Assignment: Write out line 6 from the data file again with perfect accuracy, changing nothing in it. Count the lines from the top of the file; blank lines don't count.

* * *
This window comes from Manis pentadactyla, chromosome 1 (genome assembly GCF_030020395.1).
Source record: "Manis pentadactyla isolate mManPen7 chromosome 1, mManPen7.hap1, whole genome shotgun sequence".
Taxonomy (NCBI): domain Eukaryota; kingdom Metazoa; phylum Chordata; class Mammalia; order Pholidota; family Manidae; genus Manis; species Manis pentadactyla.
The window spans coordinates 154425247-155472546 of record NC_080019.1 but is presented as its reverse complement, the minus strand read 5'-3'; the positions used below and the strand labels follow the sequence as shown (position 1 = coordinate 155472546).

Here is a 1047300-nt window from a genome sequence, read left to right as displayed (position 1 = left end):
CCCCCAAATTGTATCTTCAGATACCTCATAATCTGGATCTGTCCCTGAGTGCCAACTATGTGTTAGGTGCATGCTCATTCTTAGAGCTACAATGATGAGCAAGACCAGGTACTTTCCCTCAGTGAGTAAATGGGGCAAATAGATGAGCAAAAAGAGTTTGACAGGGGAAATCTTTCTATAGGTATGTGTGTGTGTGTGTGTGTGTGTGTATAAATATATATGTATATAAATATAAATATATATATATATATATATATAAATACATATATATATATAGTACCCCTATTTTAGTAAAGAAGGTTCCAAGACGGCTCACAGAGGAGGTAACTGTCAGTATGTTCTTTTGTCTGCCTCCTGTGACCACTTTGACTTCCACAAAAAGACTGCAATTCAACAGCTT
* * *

CCCCCAAATTGTATCTTCAGATACCTCATAATCTGGATCTGTCCCTGAGTGCCAACTATGTGTTAGGTGCATGCTCATTCTTAGAGCTACAATGATGAGCAAGACCAGGTACTTTCCCTCAGTGAGTAAATGGGGCAAATAGATGAGCAAAAAGAGTTTGACAGGGGAAATCTTTCTATAGGTATGTGTGTGTGTGTGTGTGTGTGTGTATAAATATATATGTATATAAATATAAATATATATATATATATATATATAAATACATATATATATATAGTACCCCTATTTTAGTAAAGAAGGTTCCAAGACGGCTCACAGAGGAGGTAACTGTCAGTATGTTCTTTTGTCTGCCTCCTGTGACCACTTTGACTTCCACAAAAAGACTGCAATTCAACAGCTT